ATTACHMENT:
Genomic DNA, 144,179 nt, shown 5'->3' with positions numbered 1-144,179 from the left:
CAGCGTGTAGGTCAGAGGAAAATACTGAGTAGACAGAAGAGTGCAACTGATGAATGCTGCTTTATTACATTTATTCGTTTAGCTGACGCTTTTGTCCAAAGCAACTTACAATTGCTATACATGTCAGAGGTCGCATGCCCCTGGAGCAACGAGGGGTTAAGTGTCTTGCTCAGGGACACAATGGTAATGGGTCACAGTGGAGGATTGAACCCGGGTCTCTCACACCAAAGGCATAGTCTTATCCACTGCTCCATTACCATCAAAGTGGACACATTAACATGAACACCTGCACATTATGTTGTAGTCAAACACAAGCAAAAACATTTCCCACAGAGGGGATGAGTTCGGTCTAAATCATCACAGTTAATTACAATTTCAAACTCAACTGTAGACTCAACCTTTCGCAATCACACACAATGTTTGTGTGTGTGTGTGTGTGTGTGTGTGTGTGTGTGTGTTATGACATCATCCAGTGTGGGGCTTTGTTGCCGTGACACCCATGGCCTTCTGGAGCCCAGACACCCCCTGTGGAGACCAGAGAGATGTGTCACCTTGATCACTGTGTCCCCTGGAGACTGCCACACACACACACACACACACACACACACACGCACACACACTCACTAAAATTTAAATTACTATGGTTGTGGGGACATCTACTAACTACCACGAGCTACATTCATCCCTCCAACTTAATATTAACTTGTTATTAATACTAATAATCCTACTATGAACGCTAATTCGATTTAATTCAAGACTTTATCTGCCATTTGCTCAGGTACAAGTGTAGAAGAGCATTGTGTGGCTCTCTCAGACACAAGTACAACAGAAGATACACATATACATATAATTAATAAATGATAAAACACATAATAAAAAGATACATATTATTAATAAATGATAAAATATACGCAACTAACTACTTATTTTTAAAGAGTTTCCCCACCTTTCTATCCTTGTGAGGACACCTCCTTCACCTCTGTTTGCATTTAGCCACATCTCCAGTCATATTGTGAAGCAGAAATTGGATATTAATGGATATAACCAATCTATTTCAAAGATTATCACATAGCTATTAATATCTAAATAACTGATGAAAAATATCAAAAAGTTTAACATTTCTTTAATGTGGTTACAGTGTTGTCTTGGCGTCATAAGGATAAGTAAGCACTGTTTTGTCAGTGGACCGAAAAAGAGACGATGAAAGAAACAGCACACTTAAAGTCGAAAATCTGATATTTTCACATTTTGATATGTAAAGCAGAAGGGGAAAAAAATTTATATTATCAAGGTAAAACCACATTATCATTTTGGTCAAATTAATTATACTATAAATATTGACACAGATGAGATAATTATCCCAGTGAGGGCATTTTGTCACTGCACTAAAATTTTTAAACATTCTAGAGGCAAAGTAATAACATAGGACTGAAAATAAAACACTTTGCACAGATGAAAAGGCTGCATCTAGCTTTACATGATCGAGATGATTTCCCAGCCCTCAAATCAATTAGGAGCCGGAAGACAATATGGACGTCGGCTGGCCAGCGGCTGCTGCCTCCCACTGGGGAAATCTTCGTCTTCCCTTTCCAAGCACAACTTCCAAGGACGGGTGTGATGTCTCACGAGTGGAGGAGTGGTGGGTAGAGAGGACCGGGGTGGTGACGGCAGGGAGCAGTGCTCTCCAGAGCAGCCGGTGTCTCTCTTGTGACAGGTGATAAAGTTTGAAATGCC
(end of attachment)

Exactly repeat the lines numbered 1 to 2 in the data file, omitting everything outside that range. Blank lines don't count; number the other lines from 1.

Genomic DNA, 144,179 nt, shown 5'->3' with positions numbered 1-144,179 from the left:
CAGCGTGTAGGTCAGAGGAAAATACTGAGTAGACAGAAGAGTGCAACTGATGAATGCTGCTTTATTACATTTATTCGTTTAGCTGACGCTTTTGTCCAAAGCAACTTACAATTGCTATACATGTCAGAGGTCGCATGCCCCTGGAGCAACGAGGGGTTAAGTGTCTTGCTCAGGGACACAATGGTAATGGGTCACAGTGGAGGATTGAACCCGGGTCTCTCACACCAAAGGCATAGTCTTATCCACTGCTCCATTACCATCAAAGTGGACACATTAACATGAACACCTGCACATTATGTTGTAGTCAAACACAAGCAAAAACATTTCCCACAGAGGGGATGAGTTCGGTCTAAATCATCACAGTTAATTACAATTTCAAACTCAACTGTAGACTCAACCTTTCGCAATCACACACAATGTTTGTGTGTGTGTGTGTGTGTGTGTGTGTGTGTGTGTGTTATGACATCATCCAGTGTGGGGCTTTGTTGCCGTGACACCCATGGCCTTCTGGAGCCCAGACACCCCCTGTGGAGACCAGAGAGATGTGTCACCTTGATCACTGTGTCCCCTGGAGACTGCCACACACACACACACACACACACACACACACGCACACACACTCACTAAAATTTAAATTACTATGGTTGTGGGGACATCTACTAACTACCACGAGCTACATTCATCCCTCCAACTTAATATTAACTTGTTATTAATACTAATAATCCTACTATGAACGCTAATTCGATTTAATTCAAGACTTTATCTGCCATTTGCTCAGGTACAAGTGTAGAAGAGCATTGTGTGGCTCTCTCAGACACAAGTACAACAGAAGATACACATATACATATAATTAATAAATGATAAAACACATAATAAAAAGATACATATTATTAATAAATGATAAAATATACGCAACTAACTACTTATTTTTAAAGAGTTTCCCCACCTTTCTATCCTTGTGAGGACACCTCCTTCACCTCTGTTTGCATTTAGCCACATCTCCAGTCATATTGTGAAGCAGAAATTGGATATTAATGGATATAACCAATCTATTTCAAAGATTATCACATAGCTATTAATATCTAAATAACTGATGAAAAATATCAAAAAGTTTAACATTTCTTTAATGTGGTTACAGTGTTGTCTTGGCGTCATAAGGATAAGTAAGCACTGTTTTGTCAGTGGACCGAAAAAGAGACGATGAAAGAAACAGCACACTTAAAGTCGAAAATCTGATATTTTCACATTTTGATATGTAAAGCAGAAGGGGAAAAAAATTTATATTATCAAGGTAAAACCACATTATCATTTTGGTCAAATTAATTATACTATAAATATTGACACAGATGAGATAATTATCCCAGTGAGGGCATTTTGTCACTGCACTAAAATTTTTAAACATTCTAGAGGCAAAGTAATAACATAGGACTGAAAATAAAACACTTTGCACAGATGAAAAGGCTGCATCTAGCTTTACATGATCGAGATGATTTCCCAGCCCTCAAATCAATTAGGAGCCGGAAGACAATATGGACGTCGGCTGGCCAGCGGCTGCTGCCTCCCACTGGGGAAATCTTCGTCTTCCCTTTCCAAGCACAACTTCCAAGGACGGGTGTGATGTCTCACGAGTGGAGGAGTGGTGGGTAGAGAGGACCGGGGTGGTGACGGCAGGGAGCAGTGCTCTCCAGAGCAGCCGGTGTCTCTCTTGTGACAGGTGATAAAGTTTGAAATGCC